New Delhi: Andrew J. Swinand, president, global operations, at Starcom MediaVest Group, the media agency of the Publicis Groupe, loves India for its energy and entrepreneurial spirit. “Even when you land at one or two in the morning, there is stuff going on outside the airport,” he says. On his third visit to the country since he took charge as global operations’ president a year ago, he talks about the growing value of social network media in the digital space. Edited excerpts:
Has the economic slowdown affected different media markets differently?
Of course, it has. Western Europe has really been hit hard, so is Russia where the financial and oil money dried up. India continues to grow and has bounced back incredibly well. Ditto with China. So there’s been a lot of variability.
Transforming media: Starcom MediaVest Group president Andrew J. Swinand believes there is a high-margin and high-value market. Ramesh Pathania / Mint
There’s constant rhetoric on the importance of India and China. What steps have you taken to show your commitment to these markets?
In the old structure we had fewer people covering more markets. We now have dedicated leadership in China as well as in India. We have invested in talent and doubled our digital spends in these markets.
How important is digital media for Starcom?
Publicis acquired the holding company of Starcom MediaVest in 2002. In 2006, it acquired Digitas, the largest independent digital media company. Last year, it consolidated Digitas, ZenithOptimedia and Starcom MediaVest Group into a holding company called VivaKi. Viva meaning light and Ki meaning positive energy. The idea was to accelerate our investment in digital technology and leverage our scale. (Two months ago, Publicis acquired Razorfish, the digital media company of Microsoft). Earlier this year, Starcom launched a digital university in Asia in partnership with VivaKi. We want all Starcom employees to be digitally savvy and knowledgeable.
One of our key strategies is social media. VivaKi has created tools that allow us to track conversations on the Web in social media. It gets information on what people are talking about and how they are talking about it. We believe that India is a really big social media market. We have done programmes for Samsung and Aircel on Facebook. When Aircel was launched, we created a voice message application for Facebook users. It got huge traction.
But India is a traditional media market. Digital media must be hard to sell.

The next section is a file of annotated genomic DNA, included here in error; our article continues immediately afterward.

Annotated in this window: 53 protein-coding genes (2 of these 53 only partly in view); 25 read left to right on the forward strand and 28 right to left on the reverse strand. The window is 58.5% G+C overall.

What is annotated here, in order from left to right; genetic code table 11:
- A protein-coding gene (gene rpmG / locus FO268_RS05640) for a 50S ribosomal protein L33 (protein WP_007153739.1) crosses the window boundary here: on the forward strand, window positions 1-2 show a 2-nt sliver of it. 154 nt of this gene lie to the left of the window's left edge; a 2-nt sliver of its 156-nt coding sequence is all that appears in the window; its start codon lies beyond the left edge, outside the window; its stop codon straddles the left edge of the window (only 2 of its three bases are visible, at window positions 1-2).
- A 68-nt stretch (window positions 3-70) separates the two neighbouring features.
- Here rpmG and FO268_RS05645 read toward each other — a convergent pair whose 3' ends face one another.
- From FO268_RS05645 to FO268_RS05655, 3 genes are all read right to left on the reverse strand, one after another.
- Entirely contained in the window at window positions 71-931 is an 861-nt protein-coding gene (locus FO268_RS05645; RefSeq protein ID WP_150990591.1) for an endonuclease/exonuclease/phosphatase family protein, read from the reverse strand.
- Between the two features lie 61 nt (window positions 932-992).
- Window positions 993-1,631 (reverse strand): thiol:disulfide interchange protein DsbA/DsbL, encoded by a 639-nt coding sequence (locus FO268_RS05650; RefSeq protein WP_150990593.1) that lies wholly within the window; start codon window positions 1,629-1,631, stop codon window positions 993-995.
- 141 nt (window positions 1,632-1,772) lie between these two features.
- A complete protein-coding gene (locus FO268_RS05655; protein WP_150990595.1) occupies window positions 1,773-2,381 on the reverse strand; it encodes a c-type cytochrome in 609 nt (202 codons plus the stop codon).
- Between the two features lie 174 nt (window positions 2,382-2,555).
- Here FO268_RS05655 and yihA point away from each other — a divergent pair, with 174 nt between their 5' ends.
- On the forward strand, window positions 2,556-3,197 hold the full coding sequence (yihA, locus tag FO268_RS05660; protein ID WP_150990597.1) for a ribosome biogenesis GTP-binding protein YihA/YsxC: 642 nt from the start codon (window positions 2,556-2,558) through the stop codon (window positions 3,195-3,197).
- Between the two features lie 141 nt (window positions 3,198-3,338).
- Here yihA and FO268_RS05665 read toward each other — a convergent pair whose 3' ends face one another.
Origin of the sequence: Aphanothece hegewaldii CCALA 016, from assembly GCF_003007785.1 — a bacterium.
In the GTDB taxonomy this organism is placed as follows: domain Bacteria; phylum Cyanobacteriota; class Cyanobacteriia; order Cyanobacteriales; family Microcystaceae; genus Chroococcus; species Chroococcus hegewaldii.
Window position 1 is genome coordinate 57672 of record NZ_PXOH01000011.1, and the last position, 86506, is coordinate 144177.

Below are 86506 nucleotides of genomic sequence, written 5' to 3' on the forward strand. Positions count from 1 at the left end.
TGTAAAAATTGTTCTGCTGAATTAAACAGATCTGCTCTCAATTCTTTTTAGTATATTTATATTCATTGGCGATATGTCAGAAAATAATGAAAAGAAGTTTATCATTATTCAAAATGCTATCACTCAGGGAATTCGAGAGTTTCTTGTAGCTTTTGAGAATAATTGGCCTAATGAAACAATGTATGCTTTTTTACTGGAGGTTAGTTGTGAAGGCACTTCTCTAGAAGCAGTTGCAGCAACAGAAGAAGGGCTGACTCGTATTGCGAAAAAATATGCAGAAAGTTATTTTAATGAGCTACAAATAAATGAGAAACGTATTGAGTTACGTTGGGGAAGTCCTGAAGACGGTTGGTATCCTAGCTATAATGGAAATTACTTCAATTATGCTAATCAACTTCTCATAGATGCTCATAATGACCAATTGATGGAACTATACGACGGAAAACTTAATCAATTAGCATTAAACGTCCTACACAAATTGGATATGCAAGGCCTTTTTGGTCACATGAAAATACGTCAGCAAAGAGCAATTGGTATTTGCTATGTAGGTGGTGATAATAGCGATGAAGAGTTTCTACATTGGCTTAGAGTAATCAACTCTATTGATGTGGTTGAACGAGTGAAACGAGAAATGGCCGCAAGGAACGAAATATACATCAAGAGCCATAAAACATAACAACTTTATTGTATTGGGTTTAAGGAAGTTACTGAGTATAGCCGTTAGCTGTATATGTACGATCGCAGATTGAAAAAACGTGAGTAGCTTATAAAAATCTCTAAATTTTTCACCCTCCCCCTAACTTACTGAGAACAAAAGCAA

Yes. India and China are laggards in adopting digital media. One of the key purposes of my trip here is to tell people that though the digital penetration percentage may be low, there are 60 million digital consumers (Internet users). And this is not counting the 400 million mobile phone users, of which 10 million have GPRS activated phones. Clearly, there’s a huge audience utilizing digital technology.
Today, the digital market is around 4% of the total advertising spends. I believe it is way-way under-invested relative to consumer usage. We are actively encouraging our clients to increase their digital investment and take the leadership role. We like to think about digital as lead preference media where consumers learn about products. Clients (such as Samsung) in some other markets spend 80-90% of their budgets on digital.
Will social media be big for marketeers?
Definitely. The key with social media is understanding social influence. (For instance, viewers could send tweets from inside the theatre on the new film they are watching affecting the prospects of the film.). It affects the way you buy products and services. It is for us to see how we apply that learning.
Brands in India are frequently using roadblocks on television channels. Are more such clutter-breaking ideas in the offing?
Roadblock is not an idea. It is a tactic. It’s an 80s idea anyway. I would say there has always been a premium on ideas. The future of the industry lies in idea-led planning whether it is single channel or multichannel.
The future of media agencies is said to be bleak as the margins are squeezed.
I disagree. With standard buying services, you are in the commodity industry. I believe there is a high-margin and high-value market. We are investing in social behaviour and consumer track studies. We charge a premium and clients are willing to pay because it drives their bottomlines.